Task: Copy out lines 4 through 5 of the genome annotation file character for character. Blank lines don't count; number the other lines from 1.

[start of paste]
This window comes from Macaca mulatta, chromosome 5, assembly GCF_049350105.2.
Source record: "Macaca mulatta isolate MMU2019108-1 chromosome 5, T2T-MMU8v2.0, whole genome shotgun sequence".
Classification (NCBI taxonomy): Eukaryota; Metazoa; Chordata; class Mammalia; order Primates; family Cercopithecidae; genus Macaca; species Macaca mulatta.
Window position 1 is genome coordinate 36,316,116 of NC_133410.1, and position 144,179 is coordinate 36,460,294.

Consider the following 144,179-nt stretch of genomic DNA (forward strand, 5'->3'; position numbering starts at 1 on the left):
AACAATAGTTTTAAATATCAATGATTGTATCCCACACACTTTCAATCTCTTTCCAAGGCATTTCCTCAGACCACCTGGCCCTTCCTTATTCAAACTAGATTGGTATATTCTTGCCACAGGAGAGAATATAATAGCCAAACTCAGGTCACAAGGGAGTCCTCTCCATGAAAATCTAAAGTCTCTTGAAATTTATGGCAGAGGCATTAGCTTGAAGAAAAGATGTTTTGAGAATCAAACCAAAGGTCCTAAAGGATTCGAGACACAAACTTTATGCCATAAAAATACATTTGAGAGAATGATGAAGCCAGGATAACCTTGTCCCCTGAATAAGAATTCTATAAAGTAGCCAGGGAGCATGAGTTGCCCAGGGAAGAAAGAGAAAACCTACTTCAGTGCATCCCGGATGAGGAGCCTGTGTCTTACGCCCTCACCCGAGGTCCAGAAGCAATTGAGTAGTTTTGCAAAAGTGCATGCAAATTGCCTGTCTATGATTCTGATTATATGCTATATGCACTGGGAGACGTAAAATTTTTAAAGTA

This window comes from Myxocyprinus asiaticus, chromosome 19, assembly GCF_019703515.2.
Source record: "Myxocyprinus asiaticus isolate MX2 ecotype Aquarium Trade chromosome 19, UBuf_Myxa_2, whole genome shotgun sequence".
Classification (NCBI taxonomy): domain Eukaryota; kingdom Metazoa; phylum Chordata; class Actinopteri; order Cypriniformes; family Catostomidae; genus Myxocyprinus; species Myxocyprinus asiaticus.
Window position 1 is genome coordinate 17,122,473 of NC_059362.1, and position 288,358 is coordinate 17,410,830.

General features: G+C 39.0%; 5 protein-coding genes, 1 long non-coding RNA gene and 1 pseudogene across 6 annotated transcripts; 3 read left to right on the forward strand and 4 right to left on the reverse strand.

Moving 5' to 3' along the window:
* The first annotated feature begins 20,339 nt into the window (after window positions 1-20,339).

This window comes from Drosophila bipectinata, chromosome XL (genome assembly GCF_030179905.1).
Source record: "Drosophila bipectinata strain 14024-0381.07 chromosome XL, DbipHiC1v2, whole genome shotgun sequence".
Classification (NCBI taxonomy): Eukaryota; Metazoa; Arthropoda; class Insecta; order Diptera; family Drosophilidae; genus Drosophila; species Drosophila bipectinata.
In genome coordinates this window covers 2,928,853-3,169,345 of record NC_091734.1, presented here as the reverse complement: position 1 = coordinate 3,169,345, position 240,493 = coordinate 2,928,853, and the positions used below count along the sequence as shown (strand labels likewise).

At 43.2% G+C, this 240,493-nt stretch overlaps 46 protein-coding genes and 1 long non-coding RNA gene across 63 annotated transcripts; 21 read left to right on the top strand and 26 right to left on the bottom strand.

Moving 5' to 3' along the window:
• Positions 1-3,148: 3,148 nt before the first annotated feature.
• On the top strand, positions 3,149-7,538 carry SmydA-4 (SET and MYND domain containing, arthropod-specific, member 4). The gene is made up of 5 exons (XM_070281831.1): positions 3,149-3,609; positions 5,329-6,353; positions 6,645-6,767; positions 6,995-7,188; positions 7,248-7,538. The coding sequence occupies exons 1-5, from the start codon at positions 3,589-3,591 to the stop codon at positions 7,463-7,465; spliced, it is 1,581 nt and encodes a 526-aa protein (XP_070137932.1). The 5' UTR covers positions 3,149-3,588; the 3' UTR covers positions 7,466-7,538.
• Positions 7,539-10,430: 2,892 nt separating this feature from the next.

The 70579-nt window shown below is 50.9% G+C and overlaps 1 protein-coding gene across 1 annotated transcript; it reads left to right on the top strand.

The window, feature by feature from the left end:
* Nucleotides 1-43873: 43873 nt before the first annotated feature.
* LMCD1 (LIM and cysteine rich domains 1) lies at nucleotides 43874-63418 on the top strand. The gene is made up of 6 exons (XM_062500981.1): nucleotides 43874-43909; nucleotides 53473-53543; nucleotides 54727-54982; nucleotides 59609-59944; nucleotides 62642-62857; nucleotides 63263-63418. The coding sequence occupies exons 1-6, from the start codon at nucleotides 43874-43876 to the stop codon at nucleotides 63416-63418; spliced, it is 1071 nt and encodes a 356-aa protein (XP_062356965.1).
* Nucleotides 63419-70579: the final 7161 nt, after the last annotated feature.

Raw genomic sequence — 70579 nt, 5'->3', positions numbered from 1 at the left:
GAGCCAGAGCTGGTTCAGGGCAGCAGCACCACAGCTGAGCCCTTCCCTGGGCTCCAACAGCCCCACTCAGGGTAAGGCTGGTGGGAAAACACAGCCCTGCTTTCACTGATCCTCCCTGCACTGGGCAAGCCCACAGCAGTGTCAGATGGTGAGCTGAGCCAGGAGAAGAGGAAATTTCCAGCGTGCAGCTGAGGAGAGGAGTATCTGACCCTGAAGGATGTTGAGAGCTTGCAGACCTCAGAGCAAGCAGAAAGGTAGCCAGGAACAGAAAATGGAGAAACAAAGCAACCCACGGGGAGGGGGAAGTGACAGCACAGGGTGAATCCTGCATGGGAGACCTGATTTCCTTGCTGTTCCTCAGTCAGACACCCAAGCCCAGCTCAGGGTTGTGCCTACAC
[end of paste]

Window position 1 is genome coordinate 36,316,116 of NC_133410.1, and position 144,179 is coordinate 36,460,294.

Consider the following 144,179-nt stretch of genomic DNA (forward strand, 5'->3'; position numbering starts at 1 on the left):